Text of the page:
You need to check whether a competitor’s website is schema compliance or not. You can check the followings:
a) Rich Snippets
b) Local Business Schema
Additional Reference
  • Cross Browser & Multi-Device Compatibility
    • IE, Fire Fox, Chrome, Safari, Opera or other
    • iPhone, iPod, Smart Phones (e.g. Samsung), Motorola
Cross Browser Compatibility
This is an important element to test if a competitive website is compatible with all standard browsers.
Additional References
Multi-Device Compatibly
This is one of the most important elements to know if competitor sites’ are responsive or not. Google too recommends a responsive design.
Additional References
  • User Experience & Confidence
    • Page Load
    • User-Friendly Navigation
    • Engagement (Blog, Videos, Images, Downloads, Chat, etc.)
    • Trust Elements (Location, Address, Reviews, Certifications, Security, etc.)
Hint: You can manually check engagement and trust elements while you make use of the following tools, and refer additional sources for measuring page speed, and user-friendly navigation.
Additional References

(2) Search Engine Competition & Trustworthiness

  • Position on Top Keywords (Organic)
    • Top Keywords Ranking on Google, Yahoo and Bing (Organic)
    • Positioning of Advt. on Google, and Bing (PPC)
    • Approx. Budget Spent per day on PPC
  • Volume of Searches
    • Broad, Exact, and Phrase Keywords Searches Global & Local
    • Long Tail Keywords to See Any Results on Google (PPC & Organic)
    • Use of Location Specific Keywords in Google and Bing
  • Search Engine Reputation
    • Domain Age
    • Expiry Date
    • Page Authority
    • Link Analysis
    • Page Rank (Optional though not required now)
  • Volume of Traffic
    • Use Est. Vol. of Competitors’ Traffic
    • Compare GA Traffic of Your Client’s with Est. Traffic of Competitors (Difference Analysis)
  • Google Merchant (For eCommerce Only)
    • Product Feeds on Google Sponsored Results
    • Search Queries on Google Shopping
  • Trusted Store Program (As of now, for US Retailers Only)
    • See the Trusted Store Icon on Google Sponsored Links
Hint: There are various templates available to measure search engine competition or you can customize your own template; whichever you like, to incorporate above items for a good comparative study.
Additional References

(3) Marketing Channels

  • SEO, PPC, e-Mail, Affiliates, Social Media
  • Webinar, Hangouts, Press Release, Banner Promotions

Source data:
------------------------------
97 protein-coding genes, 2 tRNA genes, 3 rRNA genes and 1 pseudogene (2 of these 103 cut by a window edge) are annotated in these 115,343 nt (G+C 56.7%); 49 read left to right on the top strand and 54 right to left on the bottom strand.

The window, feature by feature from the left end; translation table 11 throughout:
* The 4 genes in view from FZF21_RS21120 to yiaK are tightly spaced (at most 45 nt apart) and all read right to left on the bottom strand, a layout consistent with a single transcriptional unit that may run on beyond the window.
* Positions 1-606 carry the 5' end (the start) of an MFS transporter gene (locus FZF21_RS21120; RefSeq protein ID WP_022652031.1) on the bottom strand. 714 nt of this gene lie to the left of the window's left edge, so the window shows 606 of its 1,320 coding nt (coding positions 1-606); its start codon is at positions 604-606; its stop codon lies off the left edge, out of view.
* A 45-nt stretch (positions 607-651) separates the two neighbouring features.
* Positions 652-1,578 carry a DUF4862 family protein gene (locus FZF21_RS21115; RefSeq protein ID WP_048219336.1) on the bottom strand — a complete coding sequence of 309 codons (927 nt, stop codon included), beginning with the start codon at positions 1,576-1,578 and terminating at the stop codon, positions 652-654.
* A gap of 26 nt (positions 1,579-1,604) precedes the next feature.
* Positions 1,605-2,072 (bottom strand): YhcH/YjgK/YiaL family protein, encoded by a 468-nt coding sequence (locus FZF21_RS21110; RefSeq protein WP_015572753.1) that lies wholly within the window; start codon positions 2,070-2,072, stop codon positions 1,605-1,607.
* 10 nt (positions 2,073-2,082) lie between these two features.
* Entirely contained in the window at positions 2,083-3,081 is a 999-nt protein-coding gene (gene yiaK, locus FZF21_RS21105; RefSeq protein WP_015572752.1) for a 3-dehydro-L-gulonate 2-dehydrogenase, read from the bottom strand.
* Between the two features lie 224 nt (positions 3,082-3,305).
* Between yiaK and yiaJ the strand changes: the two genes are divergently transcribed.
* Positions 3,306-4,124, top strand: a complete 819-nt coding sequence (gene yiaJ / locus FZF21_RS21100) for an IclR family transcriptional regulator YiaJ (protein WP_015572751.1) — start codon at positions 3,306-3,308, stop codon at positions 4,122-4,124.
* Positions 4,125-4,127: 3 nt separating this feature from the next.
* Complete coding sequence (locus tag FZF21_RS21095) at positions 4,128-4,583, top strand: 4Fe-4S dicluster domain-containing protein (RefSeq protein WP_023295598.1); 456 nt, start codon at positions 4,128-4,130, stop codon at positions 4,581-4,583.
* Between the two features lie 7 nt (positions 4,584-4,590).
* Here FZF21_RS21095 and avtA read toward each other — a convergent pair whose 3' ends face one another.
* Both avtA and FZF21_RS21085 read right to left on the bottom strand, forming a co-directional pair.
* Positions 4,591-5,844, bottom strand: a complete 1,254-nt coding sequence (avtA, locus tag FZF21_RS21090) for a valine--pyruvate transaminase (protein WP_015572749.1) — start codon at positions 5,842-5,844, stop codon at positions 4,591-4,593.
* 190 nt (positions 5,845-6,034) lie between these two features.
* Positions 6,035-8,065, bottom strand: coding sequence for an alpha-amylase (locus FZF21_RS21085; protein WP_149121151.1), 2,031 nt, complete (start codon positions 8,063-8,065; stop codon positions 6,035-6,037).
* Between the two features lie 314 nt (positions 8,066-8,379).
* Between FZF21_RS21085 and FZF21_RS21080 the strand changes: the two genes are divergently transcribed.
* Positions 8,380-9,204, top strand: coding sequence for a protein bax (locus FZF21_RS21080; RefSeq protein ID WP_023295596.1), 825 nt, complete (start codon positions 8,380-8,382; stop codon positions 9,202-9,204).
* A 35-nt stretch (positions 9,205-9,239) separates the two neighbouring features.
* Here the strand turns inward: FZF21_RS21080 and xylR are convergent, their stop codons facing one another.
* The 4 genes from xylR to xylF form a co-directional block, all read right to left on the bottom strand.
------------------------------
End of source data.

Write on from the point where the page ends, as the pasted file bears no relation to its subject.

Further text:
• Tradeshows, Events, TV, Radio, Referral and Others
Hint:You may get all information by visiting your competitors’ websites. List them all in a spreadsheet, and rate them accordingly. You need to evaluate how strong your competitor is in each of the market channels. See the screenshot below.
(4) Physical Location
  • Geo Locations Address
  • Area of Reach, Distance, Miles, etc.
  • Headquarters, Offices, Branches
  • Owner, Management, Team
HintYou can extract location details by performing ‘contact us’ query on Google to see the listings of competitors’ locations across different websites. You may compile all information directly by visiting their websites. This dimension may help you understand the network and regional presence of competitors.
(5) Local Affinity
  • Local Audience
  • Customer Profiles
  • Demographic Composition (Age Group, Sex, etc.)
HintOnce you get all information about the network of locations of your competitors, you may further investigate on collecting required information about customers, local audience, and demographic composition. This analysis may help you identify a gap that you can plug with custom marketing program.
(6) Brand Popularity
  • Popularity of Owner, and His/ Her Company
  • G+ Circle, and LinkedIn Network
  • Virtual Network (e.g. Linked Profile)
  • Business Reputation
  • Wikipedia Listing
  • Year of Establishment
  • Customer Reviews
  • Media Coverage (TV, Magazine, Press Release, etc.)
HintBrand does matter. You may consider the above or any additional elements to assess the overall brand popularity of your competitors. You may use Google Trends to show the popularity of a brand against your benchmarked competitors. List them down in a spreadsheet with your remarks, findings, and observations.
(7) Product Lines & Pricing
  • Top Products, USPs, Differentiating Factors, etc.
  • Seasonal, and Non-Seasonal Products
  • Find Their Pricing If Available Online or Check Offline
  • Business Reputation
  • Year of Establishment
  • Customer Reviews and Feedback